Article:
Simu Liu opens up about his anger and unhappiness over Kim’s Convenience

Specifically, the Shang-Chi star laid out a numbered list of grievances, calling out, amongst others, the shows “overwhelmingly white” producers, who, in spite of their specified inability to discover anybody to run Kim’s, are moving forward with a spin-off series (Strays) focused on Nicole Power’s character Shannon, the only non-Asian person in the program’s primary cast. Liu also noted that Ins, who established the series from an original stage play, was the only Korean voice in the writers space, and that efforts from the mostly Asian cast to have their input taken on their characters’ stories or the show’s general direction were rebuffed or overlooked. They were a cast of Asian Canadians who had a plethora of lived experiences to draw from and provide to writers.

They were typically told of the next season’s plans mere days prior to them set to start shooting. There was deliberately not a lot of freedom offered to them. Liu can appreciate that the show is still a hit and is taken pleasure in by numerous individuals.

However Liu remains fixated on the missed opportunities to reveal Asian characters with genuine depth and the capability to develop and grow. Today marked the release of the fifth, and all of a sudden last, season of beloved Canadian sitcom Kim’s Convenience, which ended its run prematurely this year after the shows producers said they did not know how to move forward after the departure of creators Ins Choi and Kevin White. Among the lots of fans mourning its departure, the release of this final dosage of the show’s amusing and gentle treatment of Asian-Canadian life was welcomed with a pointed reaction from series star Simu Liu, who got on Facebook to let the world understand about the unhappy situations under which the program was first recorded, and then concluded.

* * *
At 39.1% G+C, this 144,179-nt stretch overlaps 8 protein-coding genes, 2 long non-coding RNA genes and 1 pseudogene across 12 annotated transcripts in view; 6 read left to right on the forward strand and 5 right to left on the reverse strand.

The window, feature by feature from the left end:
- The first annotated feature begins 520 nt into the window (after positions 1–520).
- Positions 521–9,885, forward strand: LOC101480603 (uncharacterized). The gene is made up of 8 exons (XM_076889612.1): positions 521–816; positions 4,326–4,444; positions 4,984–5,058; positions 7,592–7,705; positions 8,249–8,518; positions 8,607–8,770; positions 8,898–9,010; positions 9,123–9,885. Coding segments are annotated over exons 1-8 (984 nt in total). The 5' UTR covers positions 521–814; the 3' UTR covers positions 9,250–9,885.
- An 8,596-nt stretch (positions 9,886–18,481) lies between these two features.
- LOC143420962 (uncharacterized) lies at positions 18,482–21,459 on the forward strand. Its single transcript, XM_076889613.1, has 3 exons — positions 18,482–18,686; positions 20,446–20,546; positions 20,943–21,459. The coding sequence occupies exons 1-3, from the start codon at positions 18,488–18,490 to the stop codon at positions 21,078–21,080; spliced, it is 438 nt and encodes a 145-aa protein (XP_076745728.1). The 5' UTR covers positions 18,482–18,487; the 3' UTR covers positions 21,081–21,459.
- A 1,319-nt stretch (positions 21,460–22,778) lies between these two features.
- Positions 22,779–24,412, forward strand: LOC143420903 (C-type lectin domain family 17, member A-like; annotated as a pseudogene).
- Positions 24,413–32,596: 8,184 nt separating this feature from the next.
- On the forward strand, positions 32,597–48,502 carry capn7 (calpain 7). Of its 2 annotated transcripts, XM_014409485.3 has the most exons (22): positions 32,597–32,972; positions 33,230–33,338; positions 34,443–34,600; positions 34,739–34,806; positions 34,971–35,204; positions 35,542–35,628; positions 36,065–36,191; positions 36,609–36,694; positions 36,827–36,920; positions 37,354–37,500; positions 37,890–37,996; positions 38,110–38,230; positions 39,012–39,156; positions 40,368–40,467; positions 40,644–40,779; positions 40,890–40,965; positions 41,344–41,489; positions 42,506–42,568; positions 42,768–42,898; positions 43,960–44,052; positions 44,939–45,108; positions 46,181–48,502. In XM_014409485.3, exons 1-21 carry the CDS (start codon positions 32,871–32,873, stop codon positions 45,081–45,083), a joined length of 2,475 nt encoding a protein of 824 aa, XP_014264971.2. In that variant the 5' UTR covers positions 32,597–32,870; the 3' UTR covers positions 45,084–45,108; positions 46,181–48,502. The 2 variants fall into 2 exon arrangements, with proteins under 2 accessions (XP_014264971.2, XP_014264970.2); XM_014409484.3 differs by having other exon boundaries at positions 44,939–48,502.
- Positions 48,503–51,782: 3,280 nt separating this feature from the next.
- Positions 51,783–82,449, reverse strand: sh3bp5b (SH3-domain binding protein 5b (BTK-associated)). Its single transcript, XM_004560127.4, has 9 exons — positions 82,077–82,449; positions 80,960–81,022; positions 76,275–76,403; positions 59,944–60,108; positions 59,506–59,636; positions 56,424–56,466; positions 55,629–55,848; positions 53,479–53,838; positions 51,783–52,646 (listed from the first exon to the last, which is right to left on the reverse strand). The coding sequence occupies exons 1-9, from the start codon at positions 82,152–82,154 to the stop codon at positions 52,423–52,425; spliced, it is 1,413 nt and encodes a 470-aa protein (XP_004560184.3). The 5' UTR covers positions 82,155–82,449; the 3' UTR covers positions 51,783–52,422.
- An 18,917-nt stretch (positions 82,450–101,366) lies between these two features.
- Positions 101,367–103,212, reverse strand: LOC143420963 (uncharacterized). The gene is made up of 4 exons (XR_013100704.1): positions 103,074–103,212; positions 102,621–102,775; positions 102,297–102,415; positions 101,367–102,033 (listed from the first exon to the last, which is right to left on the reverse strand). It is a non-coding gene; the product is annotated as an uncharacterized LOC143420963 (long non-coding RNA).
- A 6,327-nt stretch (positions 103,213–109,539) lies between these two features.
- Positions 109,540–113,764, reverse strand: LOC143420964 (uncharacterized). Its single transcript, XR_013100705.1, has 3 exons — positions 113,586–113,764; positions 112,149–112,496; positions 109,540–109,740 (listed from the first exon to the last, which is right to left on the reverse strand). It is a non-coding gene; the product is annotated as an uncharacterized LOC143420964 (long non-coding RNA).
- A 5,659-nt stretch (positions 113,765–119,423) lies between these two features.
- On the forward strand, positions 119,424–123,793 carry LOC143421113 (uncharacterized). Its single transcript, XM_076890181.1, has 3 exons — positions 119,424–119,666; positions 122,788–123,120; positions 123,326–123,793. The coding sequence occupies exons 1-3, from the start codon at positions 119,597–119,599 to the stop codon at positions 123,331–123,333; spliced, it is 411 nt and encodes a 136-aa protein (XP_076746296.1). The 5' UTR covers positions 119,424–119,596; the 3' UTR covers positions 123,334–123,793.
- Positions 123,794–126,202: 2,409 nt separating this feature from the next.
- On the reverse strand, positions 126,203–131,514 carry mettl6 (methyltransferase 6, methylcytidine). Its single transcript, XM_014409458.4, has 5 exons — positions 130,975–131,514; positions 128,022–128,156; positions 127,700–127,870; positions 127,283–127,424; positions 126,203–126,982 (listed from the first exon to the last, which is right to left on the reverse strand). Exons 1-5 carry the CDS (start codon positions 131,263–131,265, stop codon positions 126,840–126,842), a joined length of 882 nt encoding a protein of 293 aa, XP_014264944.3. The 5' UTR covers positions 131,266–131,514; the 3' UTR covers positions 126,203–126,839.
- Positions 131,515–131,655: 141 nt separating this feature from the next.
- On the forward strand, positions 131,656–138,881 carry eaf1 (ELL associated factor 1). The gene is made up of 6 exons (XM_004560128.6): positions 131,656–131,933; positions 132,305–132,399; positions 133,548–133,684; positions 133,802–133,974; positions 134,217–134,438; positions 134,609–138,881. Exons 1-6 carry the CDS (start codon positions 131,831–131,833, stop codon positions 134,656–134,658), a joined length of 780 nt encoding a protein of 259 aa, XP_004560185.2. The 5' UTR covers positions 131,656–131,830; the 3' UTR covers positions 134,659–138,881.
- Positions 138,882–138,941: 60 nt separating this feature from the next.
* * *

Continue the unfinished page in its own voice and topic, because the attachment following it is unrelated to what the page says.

Liu also admits to what sounds like relatively severe fighting amongst the cast itself, keeping in mind that they were too busy infighting to understand that they were intentionally being pitted against each other.

This, while likewise explaining that they were paid an outright “horsepoop rate” for their work on the hit sitcom. And while he likewise expressed his unhappiness at Choi, who departed the show “without even a goodbye note to the cast”, Liu appears to hold most of his ire for the producers, particularly in an accompanying Twitter post, in which he says the program’s stars tried to keep the series going for a sixth season drawn from their own voices, however were provided a “big slap in the face” instead. All in all, it is a quite profoundly unhappy ending for the series, although Liu bewared to note his love for the series’ fans, along with the professionalism and care of its daily team.

Liu could not request a better group of individuals or a much better operating environment, ending that he still thinks in what the show once meant. A shining example of what can happen when the gates boil down and minorities are provided a chance to shine.

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